TY - JOUR

T1 - Landmarks in graphs

AU - Khuller, Samir

AU - Raghavachari, Balaji

AU - Rosenfeld, Azriel

N1 - Funding Information:
* Corresponding author. E-mail : samirOcs . umd. edu. ’ Research supported by NSF Research Initiation Award CCR-9307462. * Research supported in part by NSF Research Initiation Award CCR-9409625. 3 Research supported by ARPA under Contract DACA76-92-C-0009 (ARPA Order

PY - 1996/10/8

Y1 - 1996/10/8

N2 - Navigation can be studied in a graph-structured framework in which the navigating agent (which we shall assume to be a point robot) moves from node to node of a "graph space". The robot can locate itself by the presence of distinctively labeled "landmark" nodes in the graph space. For a robot navigating in Euclidean space, visual detection of a distinctive landmark provides information about the direction to the landmark, and allows the robot to determine its position by triangulation. On a graph, however, there is neither the concept of direction nor that of visibility. Instead, we shall assume that a robot navigating on a graph can sense the distances to a set of landmarks. Evidently, if the robot knows its distances to a sufficiently large set of landmarks, its position on the graph is uniquely determined. This suggests the following problem: given a graph, what are the fewest number of landmarks needed, and where should they be located, so that the distances to the landmarks uniquely determine the robot's position on the graph? This is actually a classical problem about metric spaces. A minimum set of landmarks which uniquely determine the robot's position is called a "metric basis", and the minimum number of landmarks is called the "metric dimension" of the graph. In this paper we present some results about this problem. Our main new results are that the metric dimension of a graph with n nodes can be approximated in polynomial time within a factor of O(log n), and some properties of graphs with metric dimension two.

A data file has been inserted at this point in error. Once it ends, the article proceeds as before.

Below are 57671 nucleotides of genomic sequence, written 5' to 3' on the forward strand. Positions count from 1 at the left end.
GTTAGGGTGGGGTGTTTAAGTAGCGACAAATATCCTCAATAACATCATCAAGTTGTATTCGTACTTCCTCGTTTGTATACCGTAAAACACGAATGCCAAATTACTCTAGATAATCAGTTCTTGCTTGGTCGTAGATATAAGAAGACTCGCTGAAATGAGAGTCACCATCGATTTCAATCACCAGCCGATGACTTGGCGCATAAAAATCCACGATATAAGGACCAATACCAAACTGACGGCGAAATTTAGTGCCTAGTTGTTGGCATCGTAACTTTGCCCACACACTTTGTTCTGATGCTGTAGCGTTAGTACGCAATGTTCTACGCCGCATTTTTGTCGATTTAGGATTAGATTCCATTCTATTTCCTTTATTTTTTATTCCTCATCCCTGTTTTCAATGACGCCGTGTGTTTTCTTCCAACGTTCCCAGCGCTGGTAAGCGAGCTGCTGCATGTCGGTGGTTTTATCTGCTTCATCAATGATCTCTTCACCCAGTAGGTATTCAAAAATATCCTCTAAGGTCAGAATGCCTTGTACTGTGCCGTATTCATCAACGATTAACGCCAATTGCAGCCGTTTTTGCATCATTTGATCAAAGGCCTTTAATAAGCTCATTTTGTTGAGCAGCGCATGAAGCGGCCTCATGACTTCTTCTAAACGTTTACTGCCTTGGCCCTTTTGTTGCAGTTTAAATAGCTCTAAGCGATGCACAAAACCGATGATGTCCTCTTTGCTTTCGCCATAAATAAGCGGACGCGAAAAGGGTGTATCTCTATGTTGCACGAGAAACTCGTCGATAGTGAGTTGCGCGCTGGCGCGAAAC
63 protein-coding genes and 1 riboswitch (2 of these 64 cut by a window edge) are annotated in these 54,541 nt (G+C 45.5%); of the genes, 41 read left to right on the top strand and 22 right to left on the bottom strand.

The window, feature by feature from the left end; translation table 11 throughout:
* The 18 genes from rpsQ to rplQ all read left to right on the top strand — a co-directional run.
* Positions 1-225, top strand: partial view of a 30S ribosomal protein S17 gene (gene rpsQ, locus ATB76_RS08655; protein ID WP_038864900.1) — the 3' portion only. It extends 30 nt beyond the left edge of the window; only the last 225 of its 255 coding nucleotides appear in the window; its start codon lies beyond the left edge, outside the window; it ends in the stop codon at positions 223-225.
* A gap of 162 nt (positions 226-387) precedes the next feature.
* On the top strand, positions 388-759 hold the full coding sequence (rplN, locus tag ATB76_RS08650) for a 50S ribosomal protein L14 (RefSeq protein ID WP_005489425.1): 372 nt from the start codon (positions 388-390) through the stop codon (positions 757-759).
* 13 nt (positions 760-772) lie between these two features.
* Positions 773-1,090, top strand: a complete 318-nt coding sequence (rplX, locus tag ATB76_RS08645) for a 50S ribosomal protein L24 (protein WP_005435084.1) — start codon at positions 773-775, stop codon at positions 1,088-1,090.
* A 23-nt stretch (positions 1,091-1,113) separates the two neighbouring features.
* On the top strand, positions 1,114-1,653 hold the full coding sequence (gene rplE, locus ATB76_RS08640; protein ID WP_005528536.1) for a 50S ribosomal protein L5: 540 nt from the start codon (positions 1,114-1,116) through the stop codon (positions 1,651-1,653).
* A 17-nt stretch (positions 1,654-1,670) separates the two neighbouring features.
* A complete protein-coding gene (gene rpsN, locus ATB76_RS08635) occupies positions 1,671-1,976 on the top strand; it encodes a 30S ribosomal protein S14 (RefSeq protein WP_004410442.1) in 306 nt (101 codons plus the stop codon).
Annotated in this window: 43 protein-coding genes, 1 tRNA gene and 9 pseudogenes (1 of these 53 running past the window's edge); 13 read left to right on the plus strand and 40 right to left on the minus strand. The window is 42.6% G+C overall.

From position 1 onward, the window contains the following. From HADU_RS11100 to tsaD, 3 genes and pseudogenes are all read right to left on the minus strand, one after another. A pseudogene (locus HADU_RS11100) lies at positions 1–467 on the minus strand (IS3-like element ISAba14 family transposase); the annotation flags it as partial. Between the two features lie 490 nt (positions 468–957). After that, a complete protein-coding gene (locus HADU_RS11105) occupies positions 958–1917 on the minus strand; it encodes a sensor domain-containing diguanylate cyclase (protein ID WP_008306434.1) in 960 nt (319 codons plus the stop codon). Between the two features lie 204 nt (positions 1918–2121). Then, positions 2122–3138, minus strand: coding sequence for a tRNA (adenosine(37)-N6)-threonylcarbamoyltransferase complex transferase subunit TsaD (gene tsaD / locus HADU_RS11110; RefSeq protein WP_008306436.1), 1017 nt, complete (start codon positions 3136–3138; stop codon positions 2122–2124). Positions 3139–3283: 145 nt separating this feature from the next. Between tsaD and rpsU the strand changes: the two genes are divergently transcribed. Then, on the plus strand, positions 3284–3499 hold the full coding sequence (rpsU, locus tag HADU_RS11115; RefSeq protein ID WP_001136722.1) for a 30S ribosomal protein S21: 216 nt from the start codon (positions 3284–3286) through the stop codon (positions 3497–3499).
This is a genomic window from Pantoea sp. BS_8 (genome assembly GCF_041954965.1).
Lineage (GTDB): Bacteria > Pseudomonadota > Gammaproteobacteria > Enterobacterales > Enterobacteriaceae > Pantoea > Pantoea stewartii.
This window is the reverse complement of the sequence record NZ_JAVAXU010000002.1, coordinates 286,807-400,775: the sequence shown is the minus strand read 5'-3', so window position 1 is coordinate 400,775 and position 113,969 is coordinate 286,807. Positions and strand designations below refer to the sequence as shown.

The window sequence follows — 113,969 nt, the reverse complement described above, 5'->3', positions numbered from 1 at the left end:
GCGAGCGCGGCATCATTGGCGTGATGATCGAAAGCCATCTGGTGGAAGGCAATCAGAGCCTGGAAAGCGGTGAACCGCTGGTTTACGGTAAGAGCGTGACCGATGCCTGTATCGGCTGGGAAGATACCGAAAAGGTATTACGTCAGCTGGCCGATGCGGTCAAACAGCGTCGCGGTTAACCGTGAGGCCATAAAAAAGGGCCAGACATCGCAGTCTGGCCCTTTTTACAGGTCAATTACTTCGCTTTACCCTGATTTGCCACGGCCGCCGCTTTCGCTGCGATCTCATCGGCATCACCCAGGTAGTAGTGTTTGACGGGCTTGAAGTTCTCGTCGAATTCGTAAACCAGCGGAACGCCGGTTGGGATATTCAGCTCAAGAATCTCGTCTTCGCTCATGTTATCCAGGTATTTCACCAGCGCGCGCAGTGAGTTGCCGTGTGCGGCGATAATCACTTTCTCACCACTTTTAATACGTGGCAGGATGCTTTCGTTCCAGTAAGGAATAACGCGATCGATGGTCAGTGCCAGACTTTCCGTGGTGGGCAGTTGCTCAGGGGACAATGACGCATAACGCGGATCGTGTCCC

AB - Navigation can be studied in a graph-structured framework in which the navigating agent (which we shall assume to be a point robot) moves from node to node of a "graph space". The robot can locate itself by the presence of distinctively labeled "landmark" nodes in the graph space. For a robot navigating in Euclidean space, visual detection of a distinctive landmark provides information about the direction to the landmark, and allows the robot to determine its position by triangulation. On a graph, however, there is neither the concept of direction nor that of visibility. Instead, we shall assume that a robot navigating on a graph can sense the distances to a set of landmarks. Evidently, if the robot knows its distances to a sufficiently large set of landmarks, its position on the graph is uniquely determined. This suggests the following problem: given a graph, what are the fewest number of landmarks needed, and where should they be located, so that the distances to the landmarks uniquely determine the robot's position on the graph? This is actually a classical problem about metric spaces. A minimum set of landmarks which uniquely determine the robot's position is called a "metric basis", and the minimum number of landmarks is called the "metric dimension" of the graph. In this paper we present some results about this problem. Our main new results are that the metric dimension of a graph with n nodes can be approximated in polynomial time within a factor of O(log n), and some properties of graphs with metric dimension two.

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U2 - 10.1016/0166-218X(95)00106-2

DO - 10.1016/0166-218X(95)00106-2

M3 - Article

AN - SCOPUS:0013510156

VL - 70

SP - 217

EP - 229

JO - Discrete Applied Mathematics

JF - Discrete Applied Mathematics

SN - 0166-218X

IS - 3

ER -